By a News Reporter-Staff News Editor at Gene Therapy Weekly -- Current study results on Biotechnology have been published. According to news originating from Durban, South Africa, by NewsRx correspondents, research stated, "Interest in hepatocyte-directed liposomal gene delivery is driven, in part, by the lack of effective treatment for several liver-associated disorders. To impart a hepatocyte targeting capability on DNA-lipoplexes, and to promote early release of cargo DNA from endosomes, novel glycosylated and imidazolylated cholesteryl derivatives have been synthesized and evaluated in vitro."
Our news journalists obtained a quote from the research from the University of KwaZulu-Natal, "Thus cholesteryl-3?-N-[(lactobionyl) amino] carbamate (Chol-LAC) and cholesteryl-3?-N-[(urocanyl) amino] carbamate (Chol-UAC) have been formulated with the cytofectin cholesteryl-3?-[(N',N'-dimethylaminopropyl) carbamate (Chol-T) and the neutral co-lipid dioleoylphosphatidyl ethanolamine (DOPE). Liposomes, which displayed a buffering capability at endosomal pH, effectively bound DNA at a N/P ratio of 0.8:1 and offered partial protection against serum nuclease digestion. The MTT cell viability assay showed that lipoplexes were well tolerated by human hepatoma cells (HepG2), which were efficiently transfected almost exclusively by asialoglycoprotein receptor (ASGP-R)-mediation, as demonstrated in competition assays. In the ASGP-R-negative human kidney cell line (HEK293) transfection levels were considerably lower (p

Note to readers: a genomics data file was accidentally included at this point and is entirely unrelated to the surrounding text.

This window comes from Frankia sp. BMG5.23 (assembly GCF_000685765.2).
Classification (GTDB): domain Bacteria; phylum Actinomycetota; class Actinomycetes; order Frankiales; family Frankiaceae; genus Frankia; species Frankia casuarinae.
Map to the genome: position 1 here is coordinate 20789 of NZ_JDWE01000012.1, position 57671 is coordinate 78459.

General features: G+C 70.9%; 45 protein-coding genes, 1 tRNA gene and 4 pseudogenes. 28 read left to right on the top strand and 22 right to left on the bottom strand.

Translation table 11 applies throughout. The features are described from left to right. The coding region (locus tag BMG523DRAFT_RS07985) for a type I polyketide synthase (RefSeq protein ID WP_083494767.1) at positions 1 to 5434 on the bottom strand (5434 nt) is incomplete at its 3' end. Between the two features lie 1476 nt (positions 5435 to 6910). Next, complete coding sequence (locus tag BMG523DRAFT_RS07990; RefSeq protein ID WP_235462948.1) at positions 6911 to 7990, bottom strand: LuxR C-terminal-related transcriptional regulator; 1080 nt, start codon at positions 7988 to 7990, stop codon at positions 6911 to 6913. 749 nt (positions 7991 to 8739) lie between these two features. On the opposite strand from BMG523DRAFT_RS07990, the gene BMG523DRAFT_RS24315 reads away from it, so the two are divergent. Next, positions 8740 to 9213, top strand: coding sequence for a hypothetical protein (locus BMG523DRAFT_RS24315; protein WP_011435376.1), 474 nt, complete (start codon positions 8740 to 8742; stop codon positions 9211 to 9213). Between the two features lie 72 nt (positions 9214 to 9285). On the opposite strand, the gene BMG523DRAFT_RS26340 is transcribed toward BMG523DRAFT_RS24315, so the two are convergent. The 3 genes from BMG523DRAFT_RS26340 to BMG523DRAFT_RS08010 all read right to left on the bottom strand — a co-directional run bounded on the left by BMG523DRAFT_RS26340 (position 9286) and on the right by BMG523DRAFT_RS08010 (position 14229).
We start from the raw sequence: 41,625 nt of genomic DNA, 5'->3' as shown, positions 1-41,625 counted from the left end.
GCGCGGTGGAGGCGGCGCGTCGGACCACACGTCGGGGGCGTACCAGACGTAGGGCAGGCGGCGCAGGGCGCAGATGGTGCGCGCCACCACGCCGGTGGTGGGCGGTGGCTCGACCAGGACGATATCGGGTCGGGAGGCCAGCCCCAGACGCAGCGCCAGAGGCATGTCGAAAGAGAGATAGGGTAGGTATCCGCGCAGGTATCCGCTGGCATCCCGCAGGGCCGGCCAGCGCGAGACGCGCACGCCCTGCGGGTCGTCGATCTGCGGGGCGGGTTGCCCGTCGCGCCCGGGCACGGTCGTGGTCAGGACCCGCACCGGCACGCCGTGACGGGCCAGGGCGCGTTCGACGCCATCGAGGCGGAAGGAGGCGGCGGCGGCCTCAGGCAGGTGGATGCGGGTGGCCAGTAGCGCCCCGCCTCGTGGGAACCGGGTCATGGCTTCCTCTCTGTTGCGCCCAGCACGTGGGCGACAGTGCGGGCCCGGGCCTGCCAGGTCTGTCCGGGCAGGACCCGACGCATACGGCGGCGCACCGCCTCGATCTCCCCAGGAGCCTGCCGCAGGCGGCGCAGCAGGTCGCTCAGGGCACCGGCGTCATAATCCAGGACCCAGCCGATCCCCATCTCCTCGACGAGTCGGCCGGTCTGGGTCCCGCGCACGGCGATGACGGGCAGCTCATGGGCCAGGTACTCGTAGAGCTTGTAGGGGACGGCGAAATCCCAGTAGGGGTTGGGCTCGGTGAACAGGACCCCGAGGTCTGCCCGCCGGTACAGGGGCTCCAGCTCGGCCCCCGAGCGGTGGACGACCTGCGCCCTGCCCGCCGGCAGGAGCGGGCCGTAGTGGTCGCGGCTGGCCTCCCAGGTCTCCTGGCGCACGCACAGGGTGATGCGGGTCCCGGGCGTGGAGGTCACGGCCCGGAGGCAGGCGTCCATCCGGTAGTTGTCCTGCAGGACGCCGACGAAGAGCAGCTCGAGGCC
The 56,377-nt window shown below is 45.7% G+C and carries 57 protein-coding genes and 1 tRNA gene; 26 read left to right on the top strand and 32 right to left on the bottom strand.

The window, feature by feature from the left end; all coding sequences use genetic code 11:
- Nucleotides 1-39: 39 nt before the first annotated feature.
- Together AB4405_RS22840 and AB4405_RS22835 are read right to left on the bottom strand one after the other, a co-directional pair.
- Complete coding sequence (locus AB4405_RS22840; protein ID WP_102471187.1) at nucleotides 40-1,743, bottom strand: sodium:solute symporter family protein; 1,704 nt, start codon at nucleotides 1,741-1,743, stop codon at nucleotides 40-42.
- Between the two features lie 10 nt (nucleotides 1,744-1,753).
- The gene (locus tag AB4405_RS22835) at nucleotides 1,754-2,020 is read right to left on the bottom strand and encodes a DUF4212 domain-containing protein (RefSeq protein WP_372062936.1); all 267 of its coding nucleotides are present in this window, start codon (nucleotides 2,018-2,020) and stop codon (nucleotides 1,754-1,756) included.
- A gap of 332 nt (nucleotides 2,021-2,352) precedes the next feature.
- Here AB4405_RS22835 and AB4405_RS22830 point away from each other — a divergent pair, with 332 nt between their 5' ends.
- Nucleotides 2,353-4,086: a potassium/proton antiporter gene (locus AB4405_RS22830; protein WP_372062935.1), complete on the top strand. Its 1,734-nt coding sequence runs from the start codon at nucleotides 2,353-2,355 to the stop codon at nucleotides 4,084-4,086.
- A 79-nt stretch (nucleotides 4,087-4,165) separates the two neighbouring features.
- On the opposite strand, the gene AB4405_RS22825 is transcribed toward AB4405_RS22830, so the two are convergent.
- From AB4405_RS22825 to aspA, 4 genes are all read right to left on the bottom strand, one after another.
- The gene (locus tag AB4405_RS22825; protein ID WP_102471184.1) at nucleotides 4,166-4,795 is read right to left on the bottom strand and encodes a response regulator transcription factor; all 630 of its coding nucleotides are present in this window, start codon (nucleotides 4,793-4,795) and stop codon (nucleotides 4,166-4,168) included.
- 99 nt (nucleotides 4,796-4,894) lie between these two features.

According to the news editors, the research concluded: "Therefore the combination of Chol-LAC and Chol-UAC in cationic liposomal formulations may provide a platform for the development of useful hepatotropic gene delivery systems."
For more information on this research see: Glycosylated liposomes with proton sponge capacity: novel hepatocyte- specific gene carriers. Current Drug Delivery, 2013;10(6):685-95. (Bentham Science Publishers - www.benthamscience.com; Current Drug Delivery - www.benthamscience.com/cdd/index.htm)
The news correspondents report that additional information may be obtained from S. Habib, Discipline of Biochemistry, University of KwaZulu-Natal, P Bag X54001, Durban 4000, South Africa. Additional authors for this research include M. Singh and M. Ariatti (see also Biotechnology).
Keywords for this news article include: Biotechnology, Durban, Carbamates, Hepatocytes, South Africa, Gene Therapy, Acyclic Acids, Bioengineering, Gastroenterology.
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